Again, you may call me crazy, but consuming series books during the same time span made me catch SO MANY THINGS in the first book that reference stuff that happens in the second. FORESHADOWING, MOTHER LOVERS. It's super cool to pick up on little hints that make you go "ohhhhhhhh," and it's also really interesting to have such a stark difference in the characters' development. I'm a nerd for things like that so this is definitely something I'll be doing more often.

Quirk #3
As I stated in the Perks of Being a Listener, it's awesome to listen to an audio adaptation of a beloved book because you get to read it for the first time again, in a manner of speaking. Quirk 3 is that I am sometimes too impatient to wait very long and often listen to an audiobook mere months, weeks, or even days after I read the book. In fact, I've found that if I wait too long, I have trouble listening to the book because I've forgotten too much of it. I recently tried to listen to Huntley Fitzpatrick's My Life Next Door so that I could finally read The Boy Most Likely To. MLND was one of my favorite books in 2012, but that was a big problem trying to listen to it in 2016. It's been three and a half years, and I have forgotten all but the bare bones of Sam and Jase's story. This is super sad, and now I have to actually reread MLND, which could be a problem with my TBR. 

How long does it take me before I listen to the audiobook? It's hard to say. I'm much looser with my audio TBR than my reading one because it's so easy to reread. Even though audiobooks technically take longer to read since they can be anywhere from 7 to 24 hours for most YA and romance, I can get through them more quickly since I can listen during work and stuff. I binged half of Sarina Bowen's The Ivy Years series in January, and I binged the audiobooks throughout all of July. I read The Beauty of Darkness at the beginning of August and listened to the audio three weeks later. I read ACOMAF at the end of June and the audio at the end of July. It just kind of depends on my mood and also release dates since I get ARCs, but I have never gotten an audiobook to review (to all those of you listening to Gemina right now: I AM SO JEALOUS). 

Quirk #4
Sometimes, if I am REALLY reluctant to leave a world behind or if I just like an audiobook so much, I'll listen to it again immediately after finishing. I've done this with movies too, particularly Tangled, Frozen, Because I Said So, and Pride and Prejudice. It's a comfort thing. I love Christina Lauren books, and they have REALLY good narrators so I've twice binged both of their series on audio (once last fall and once this past spring). In April, I listened to Beautiful Player twice, back-to-back. This also happened in July with Sarina Bowen's Blonde Date from The Ivy Years, which I listened to fully twice and then one time, I just skipped around the chapters. Coincidentally, I listened to it again last week when I was emotionally devastated by another book and needed something sweet, light, and happy to take my mind off said emotional devastation. It doesn't hurt that Blonde Date is a novella so it's less than three hours long, but Player is about 10, I think, so it's not just about length.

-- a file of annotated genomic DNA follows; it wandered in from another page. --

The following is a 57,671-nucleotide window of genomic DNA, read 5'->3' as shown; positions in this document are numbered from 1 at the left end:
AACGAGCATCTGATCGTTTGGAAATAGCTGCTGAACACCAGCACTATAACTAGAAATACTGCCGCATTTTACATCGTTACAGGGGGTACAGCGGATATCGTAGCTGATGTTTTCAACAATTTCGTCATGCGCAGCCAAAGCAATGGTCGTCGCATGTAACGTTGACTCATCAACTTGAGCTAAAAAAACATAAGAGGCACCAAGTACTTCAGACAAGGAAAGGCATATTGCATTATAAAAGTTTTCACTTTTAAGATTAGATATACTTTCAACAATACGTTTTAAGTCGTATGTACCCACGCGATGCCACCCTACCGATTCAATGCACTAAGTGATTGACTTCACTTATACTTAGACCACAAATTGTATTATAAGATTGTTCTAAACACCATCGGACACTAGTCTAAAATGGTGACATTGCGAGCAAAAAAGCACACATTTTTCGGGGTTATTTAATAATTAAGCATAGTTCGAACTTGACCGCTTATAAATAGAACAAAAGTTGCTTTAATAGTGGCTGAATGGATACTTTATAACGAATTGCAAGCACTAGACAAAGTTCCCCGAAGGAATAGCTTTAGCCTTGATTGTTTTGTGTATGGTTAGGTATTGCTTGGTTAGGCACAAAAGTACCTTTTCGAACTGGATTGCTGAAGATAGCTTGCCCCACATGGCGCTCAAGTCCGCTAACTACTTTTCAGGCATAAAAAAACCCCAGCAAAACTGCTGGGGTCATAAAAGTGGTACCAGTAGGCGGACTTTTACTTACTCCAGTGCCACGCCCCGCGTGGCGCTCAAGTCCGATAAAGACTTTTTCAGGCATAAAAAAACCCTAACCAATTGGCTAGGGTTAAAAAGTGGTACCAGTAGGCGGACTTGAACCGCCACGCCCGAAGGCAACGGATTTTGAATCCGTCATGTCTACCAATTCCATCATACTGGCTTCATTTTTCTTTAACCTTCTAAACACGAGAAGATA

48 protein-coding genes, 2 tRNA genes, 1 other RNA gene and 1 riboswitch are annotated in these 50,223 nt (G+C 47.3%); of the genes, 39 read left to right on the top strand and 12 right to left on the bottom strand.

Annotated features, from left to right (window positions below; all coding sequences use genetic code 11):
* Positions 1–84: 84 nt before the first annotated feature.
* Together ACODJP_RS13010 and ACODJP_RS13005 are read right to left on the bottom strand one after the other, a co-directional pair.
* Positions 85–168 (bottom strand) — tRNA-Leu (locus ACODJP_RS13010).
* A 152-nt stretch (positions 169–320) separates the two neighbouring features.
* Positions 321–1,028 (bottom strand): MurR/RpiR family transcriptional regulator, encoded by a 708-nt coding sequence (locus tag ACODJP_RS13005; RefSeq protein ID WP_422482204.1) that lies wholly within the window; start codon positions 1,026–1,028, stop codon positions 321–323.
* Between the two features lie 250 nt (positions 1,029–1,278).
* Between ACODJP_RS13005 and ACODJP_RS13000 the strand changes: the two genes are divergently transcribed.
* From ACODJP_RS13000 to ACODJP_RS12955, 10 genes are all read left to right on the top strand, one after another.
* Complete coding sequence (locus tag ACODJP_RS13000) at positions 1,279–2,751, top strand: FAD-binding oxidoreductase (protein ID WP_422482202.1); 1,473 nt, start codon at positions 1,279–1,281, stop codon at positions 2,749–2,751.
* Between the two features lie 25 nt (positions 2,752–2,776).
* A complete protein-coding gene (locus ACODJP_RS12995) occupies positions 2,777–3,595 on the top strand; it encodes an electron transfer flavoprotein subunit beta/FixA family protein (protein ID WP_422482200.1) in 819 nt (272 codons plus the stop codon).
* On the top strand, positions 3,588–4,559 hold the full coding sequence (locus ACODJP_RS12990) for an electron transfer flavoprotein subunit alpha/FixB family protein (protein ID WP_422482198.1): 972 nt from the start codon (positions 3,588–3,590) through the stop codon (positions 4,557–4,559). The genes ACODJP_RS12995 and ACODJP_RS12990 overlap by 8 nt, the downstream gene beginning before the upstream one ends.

What do you think about my quirks? I know I'm actually not alone regarding listening to audiobooks that I've previously read so it's common as far as quirks go. But what about the rest? Do you have any audio quirks? Please share in the comments!


  1. I guess I prefer to listen to a book first and reread it after that. If narration was good, I continue to hear voices from the audiobook while reading it. Several times when I tried to do it other way (read first and listen to the audiobook after) I enjoyed it less. Mostly it was because I imagined characters’ voices while reading, and obviously they were not the same in the audiobook. It’s the same for me with movie adaptations. I usually read book before going to the movie. But I can see how your “method” works for you. What can I say, if that works for you, do it your way.

    Your second point is not actually an issue for me. I don’t read ARCs and I don’t actually have any reading issue. I just grab a book depending on my current mood. So I have no problem throwing my TBR aside. Also I prefer to binge read series. It never crossed my mind to try to listen to the first book while I read the sequel. I’m not sure this is my thing, but I agree in this case you can pick up little hints.

    Blonde Date is the only book from The Ivy Years that I haven’t read. I’ll look for audio since you listened it several times.

    Lovely post, Mary. It was really interesting to read about your quirks and find a couple of recommendations along the way.

    PS. I’ve listened to the audiobook The Boy Most Likely To, and it’s amazing. Highly recommended.

  2. I like to listen to a book, then I may re-read parts of it if I have a copy of the book. When I review a book, I like to include some favorite quotes in my review and it's certainly very helpful (and more accurate) to pull the quotes from a print or ebook copy. I don't think I've every listened to a book that I'd already read. I'll have to consider it!